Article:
There are probably others on the forum that do use circ blades on their 4100...you'll need to wait for their responses...
 

·
Registered
Joined
·
1,490 Posts
Didn't Mike @MT Stringer use two CS blades sided by side to cut the grooves in drawer sides for the bottom panel? At the time, I'd considered that set-up for making the grooves on the inside of door stile/rails for u/s plywood panels - I think I wound up deciding that the trial and error in trying to get the groove centered wasn't worth any possible time savings. Using a flat top blade, I get the first cut centered, flip the piece end for end to make sure the cut is centered and then bump the fence and take the same two cuts, sneaking up on the fit I need for the panel.
 

·
Registered
Joined
·
8,956 Posts
I have a 4100 ,I haven't tried the skilsaw blades on it, but have used a 8" boxcutter blade many times and no problems. A person can tell by the feel to establish a good feed rate. Over the years on the job, I have used 7 1/4" blades on the job site saws without any problems, It was always, "Don't worry about it get the job done." You shouldn't have any problems.
Herb
 

·
Registered
Joined
·
2,310 Posts
Since my Unisaw doesn't allow me to lower a 10" blade low enough to insert a new zero clearance insert and make the cut, I use a 7 1/4" blade first. Then switch to a good 10" blade of choice to finish the cut. I have a different zero clearance insert for each blade that I use. I label the bottom of the insert to indicate which blade it is for so I don't use the wrong one. Other than using the small blade for this one purpose I don't think I've ever used a small regular saw blade on my Unisaw for anything else, but I do have an 8" box joint blade set and an 8" dado blade set that get used on the Unisaw.

Charley
 

·
Retired Moderator
Joined
·
16,385 Posts
BobJ3 used to promote using circ saw blades on the TS. His reason was less flex so I'm assuming he used them in miter situations and it wouldn't have been on very thick material. An 8 1/2 would work too with a little more cut capability but blade choices in that size are really limited it seems.
 
  • Like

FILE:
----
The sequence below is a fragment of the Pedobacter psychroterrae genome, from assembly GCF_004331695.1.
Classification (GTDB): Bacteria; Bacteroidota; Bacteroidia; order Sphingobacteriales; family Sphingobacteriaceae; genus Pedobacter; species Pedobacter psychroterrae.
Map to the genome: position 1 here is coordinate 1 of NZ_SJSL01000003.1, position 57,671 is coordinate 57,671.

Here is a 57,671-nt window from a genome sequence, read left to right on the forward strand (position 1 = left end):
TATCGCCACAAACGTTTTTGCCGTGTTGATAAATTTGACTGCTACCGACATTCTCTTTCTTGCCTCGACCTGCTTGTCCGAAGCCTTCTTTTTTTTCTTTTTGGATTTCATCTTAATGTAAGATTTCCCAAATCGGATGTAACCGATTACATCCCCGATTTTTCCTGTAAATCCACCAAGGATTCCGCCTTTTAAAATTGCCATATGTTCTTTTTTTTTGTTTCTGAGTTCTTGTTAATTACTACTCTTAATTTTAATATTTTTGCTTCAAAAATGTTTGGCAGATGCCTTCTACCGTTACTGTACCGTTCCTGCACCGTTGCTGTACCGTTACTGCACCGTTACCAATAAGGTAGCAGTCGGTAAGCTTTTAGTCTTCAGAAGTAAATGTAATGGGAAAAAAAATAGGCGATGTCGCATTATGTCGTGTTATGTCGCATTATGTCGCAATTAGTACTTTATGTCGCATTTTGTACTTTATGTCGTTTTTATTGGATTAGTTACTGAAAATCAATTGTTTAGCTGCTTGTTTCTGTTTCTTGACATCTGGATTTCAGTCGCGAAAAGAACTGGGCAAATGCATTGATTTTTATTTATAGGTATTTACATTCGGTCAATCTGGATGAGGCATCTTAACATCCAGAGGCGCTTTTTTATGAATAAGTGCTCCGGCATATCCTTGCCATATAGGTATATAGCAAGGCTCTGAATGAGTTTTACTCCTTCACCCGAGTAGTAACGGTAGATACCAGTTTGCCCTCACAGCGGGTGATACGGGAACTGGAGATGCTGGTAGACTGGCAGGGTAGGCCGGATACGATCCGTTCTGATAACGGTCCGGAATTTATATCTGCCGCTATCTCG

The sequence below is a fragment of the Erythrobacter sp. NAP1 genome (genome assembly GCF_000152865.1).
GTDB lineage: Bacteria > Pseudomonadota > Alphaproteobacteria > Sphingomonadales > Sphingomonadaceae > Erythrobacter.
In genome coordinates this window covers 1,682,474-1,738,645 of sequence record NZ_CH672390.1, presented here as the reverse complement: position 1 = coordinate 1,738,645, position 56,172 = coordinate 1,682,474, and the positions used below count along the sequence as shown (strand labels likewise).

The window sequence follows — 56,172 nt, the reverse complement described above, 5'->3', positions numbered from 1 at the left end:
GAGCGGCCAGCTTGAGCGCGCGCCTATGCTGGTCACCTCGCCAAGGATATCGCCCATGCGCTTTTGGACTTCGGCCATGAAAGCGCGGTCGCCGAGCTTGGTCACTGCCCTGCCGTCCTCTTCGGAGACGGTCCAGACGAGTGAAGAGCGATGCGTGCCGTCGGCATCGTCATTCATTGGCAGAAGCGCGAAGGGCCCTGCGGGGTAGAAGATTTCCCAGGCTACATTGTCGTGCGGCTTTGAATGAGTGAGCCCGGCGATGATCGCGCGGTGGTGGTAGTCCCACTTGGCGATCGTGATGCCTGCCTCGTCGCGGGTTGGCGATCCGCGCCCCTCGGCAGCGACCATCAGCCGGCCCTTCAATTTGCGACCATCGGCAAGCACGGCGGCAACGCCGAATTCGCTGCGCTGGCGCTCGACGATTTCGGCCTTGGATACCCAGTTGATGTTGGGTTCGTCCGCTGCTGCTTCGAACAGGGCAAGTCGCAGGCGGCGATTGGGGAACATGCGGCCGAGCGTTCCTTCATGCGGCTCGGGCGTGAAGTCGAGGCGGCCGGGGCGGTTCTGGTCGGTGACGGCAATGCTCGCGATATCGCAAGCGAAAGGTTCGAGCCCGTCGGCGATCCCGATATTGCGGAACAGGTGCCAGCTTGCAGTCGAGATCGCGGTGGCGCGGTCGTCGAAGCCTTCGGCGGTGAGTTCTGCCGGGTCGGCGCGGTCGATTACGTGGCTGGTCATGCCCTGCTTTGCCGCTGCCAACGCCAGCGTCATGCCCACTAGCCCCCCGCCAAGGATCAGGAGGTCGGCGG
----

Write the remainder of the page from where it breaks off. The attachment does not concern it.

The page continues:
Reactions: Herb Stoops

·
Registered
Joined
·
8,956 Posts
Since my Unisaw doesn't allow me to lower a 10" blade low enough to insert a new zero clearance insert and make the cut, I use a 7 1/4" blade first. Then switch to a good 10" blade of choice to finish the cut. I have a different zero clearance insert for each blade that I use. I label the bottom of the insert to indicate which blade it is for so I don't use the wrong one. Other than using the small blade for this one purpose I don't think I've ever used a small regular saw blade on my Unisaw for anything else, but I do have an 8" box joint blade set and an 8" dado blade set that get used on the Unisaw.

Charley
I have done the same as CharlieL on the ZC inserts on my large saw Also use the 8" Dado on both saws.
Herb
 

·
Registered
Joined
·
45 Posts
I use the 7 1/4 inch to split a piece of 3/4 inc wood down the diddle, I've re sawn 1 1/2 inch maple use the blade. However as the blade is thin it will deflect. I rais the saw blade in small increments and get glass finish on wood. I took t he time to build a sled from 1/2 Baltic birch and using the red tool square i set it exactly at 90 degrees and I stick wood to the sled. Is it about 8 inches tall and wide and the wood does not wobble but flat on the table.
 

·
Registered
Joined
·
161 Posts
Discussion Starter · #20 ·
slower cut speeds...
fewer blade selections..
more work for the saw shortening life.
Actually, the circular saw blade spins faster, thinner kerf, and is less difficult for the motor to spin. Less strain on the table saw lengthens life.
 
  • Like
Reactions: Herb Stoops
1 - 20 of 31 Posts
This is an older thread, you may not receive a response, and could be reviving an old thread. Please consider creating a new thread.
Top